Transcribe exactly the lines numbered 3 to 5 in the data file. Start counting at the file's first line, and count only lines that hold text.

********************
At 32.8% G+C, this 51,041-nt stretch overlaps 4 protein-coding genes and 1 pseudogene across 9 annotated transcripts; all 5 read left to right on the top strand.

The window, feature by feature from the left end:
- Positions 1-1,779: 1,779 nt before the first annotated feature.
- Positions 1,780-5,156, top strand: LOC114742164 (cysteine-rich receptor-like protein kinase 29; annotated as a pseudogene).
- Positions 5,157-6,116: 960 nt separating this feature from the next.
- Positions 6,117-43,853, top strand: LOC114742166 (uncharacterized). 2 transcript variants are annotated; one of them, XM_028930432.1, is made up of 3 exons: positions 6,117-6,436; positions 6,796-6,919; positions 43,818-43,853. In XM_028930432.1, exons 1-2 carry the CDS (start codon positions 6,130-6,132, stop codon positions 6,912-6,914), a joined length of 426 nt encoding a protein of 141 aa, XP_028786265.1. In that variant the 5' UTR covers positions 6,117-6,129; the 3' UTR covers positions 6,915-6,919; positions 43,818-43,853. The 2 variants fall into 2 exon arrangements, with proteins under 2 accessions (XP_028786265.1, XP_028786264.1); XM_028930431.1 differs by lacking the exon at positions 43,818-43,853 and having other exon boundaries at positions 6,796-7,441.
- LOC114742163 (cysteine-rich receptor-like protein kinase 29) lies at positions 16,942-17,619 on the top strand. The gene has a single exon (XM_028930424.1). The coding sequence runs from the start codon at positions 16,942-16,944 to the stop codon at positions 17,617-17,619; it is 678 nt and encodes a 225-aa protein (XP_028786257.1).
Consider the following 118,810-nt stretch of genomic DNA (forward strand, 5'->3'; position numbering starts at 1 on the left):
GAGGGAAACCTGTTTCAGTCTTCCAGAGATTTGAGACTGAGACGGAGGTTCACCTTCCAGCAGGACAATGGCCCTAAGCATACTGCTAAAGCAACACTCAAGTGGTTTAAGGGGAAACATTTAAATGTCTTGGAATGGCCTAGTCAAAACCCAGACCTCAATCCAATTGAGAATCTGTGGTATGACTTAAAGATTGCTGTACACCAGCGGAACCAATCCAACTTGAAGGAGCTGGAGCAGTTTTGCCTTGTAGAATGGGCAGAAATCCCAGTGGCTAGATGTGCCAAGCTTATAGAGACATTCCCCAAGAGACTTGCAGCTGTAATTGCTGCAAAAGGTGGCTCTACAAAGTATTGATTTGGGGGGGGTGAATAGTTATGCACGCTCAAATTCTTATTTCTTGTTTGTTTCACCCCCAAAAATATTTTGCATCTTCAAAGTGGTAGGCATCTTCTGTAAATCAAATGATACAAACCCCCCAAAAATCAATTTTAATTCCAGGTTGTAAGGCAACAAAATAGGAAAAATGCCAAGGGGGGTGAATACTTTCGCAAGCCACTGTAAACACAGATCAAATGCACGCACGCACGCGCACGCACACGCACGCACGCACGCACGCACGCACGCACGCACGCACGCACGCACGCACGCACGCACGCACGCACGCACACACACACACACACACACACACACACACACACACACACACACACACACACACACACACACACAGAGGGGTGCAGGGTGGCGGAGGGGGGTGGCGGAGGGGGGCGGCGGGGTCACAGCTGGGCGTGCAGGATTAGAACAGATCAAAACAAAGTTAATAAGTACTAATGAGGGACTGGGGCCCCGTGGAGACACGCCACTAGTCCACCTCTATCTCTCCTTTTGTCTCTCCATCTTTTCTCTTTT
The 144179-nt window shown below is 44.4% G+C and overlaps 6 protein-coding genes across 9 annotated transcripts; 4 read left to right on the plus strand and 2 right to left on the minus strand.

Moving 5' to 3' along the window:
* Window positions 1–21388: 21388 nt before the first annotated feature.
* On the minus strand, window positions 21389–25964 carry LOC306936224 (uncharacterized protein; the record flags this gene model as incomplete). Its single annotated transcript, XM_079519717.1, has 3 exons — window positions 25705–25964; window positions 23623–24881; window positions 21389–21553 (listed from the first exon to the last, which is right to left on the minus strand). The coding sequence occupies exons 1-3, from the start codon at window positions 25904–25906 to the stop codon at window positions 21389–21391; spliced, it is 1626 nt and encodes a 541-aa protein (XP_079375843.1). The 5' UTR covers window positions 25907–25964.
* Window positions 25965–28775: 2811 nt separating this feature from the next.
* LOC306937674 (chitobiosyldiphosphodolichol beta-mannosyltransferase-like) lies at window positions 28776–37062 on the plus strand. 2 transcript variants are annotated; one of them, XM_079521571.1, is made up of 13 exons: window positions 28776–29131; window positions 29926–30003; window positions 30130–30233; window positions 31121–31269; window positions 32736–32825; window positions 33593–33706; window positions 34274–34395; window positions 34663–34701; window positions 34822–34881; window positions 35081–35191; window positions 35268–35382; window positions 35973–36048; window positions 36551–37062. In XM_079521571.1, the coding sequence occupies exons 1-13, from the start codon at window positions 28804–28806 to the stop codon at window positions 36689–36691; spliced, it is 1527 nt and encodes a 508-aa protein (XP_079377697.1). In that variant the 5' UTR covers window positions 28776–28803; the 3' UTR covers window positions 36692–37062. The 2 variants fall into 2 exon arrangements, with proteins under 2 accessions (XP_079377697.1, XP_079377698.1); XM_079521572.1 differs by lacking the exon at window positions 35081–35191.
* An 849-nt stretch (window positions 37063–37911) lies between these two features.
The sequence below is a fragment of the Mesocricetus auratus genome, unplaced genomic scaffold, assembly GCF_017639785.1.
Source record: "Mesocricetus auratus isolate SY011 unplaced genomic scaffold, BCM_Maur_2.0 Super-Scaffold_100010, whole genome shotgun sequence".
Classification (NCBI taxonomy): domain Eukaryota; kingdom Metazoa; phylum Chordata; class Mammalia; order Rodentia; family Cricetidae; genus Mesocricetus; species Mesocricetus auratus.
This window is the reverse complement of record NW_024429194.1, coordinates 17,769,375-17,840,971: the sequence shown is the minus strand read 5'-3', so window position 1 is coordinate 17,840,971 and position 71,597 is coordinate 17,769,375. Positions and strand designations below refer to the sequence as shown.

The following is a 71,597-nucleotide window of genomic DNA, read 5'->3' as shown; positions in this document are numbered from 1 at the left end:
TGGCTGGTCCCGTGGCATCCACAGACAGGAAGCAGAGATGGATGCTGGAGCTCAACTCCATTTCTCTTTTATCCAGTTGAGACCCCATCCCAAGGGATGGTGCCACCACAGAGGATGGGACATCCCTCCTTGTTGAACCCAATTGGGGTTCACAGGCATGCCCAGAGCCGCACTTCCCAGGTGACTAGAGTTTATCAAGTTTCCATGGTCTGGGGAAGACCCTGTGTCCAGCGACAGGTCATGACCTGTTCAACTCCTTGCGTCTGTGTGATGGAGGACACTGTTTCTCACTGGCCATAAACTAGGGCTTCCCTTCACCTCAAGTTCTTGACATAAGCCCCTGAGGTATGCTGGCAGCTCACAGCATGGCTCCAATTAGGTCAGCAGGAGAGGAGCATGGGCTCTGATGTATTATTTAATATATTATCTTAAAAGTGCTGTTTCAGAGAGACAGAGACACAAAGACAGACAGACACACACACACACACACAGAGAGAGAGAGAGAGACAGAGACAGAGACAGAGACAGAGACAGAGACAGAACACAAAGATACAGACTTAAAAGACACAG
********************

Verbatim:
- Positions 1-1,779: 1,779 nt before the first annotated feature.
- Positions 1,780-5,156, top strand: LOC114742164 (cysteine-rich receptor-like protein kinase 29; annotated as a pseudogene).
- Positions 5,157-6,116: 960 nt separating this feature from the next.